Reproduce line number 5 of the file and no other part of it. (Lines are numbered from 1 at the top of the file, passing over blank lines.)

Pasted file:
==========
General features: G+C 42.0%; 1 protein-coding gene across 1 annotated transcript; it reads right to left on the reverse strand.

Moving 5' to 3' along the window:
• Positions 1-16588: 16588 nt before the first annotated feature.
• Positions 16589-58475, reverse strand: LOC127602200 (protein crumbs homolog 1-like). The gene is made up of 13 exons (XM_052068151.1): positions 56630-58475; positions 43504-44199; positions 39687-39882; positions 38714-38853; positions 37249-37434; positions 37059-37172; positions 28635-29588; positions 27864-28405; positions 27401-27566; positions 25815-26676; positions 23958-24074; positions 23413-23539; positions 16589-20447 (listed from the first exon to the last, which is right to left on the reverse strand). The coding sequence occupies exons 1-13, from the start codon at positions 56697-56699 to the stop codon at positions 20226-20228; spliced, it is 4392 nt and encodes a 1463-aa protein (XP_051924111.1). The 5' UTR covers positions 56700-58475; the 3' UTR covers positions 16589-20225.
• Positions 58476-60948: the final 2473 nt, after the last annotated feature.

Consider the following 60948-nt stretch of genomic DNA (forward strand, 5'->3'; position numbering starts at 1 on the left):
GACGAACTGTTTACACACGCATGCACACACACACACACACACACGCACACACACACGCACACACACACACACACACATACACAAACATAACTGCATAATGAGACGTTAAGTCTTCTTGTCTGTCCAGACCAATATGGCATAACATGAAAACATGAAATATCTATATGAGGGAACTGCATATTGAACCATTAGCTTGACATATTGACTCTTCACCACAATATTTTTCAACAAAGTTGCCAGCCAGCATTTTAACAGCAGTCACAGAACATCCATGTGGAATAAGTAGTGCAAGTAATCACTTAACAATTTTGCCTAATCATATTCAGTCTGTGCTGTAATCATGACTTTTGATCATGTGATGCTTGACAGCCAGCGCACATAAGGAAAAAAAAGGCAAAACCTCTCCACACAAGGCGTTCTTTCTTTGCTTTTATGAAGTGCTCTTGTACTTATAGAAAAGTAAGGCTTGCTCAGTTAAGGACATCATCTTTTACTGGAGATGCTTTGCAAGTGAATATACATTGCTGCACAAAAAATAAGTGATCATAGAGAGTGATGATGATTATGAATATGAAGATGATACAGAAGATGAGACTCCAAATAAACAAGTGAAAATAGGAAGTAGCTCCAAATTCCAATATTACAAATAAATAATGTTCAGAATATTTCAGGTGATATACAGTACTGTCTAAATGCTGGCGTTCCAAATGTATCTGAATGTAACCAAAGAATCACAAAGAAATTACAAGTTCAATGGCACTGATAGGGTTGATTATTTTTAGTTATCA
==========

• Positions 58476-60948: the final 2473 nt, after the last annotated feature.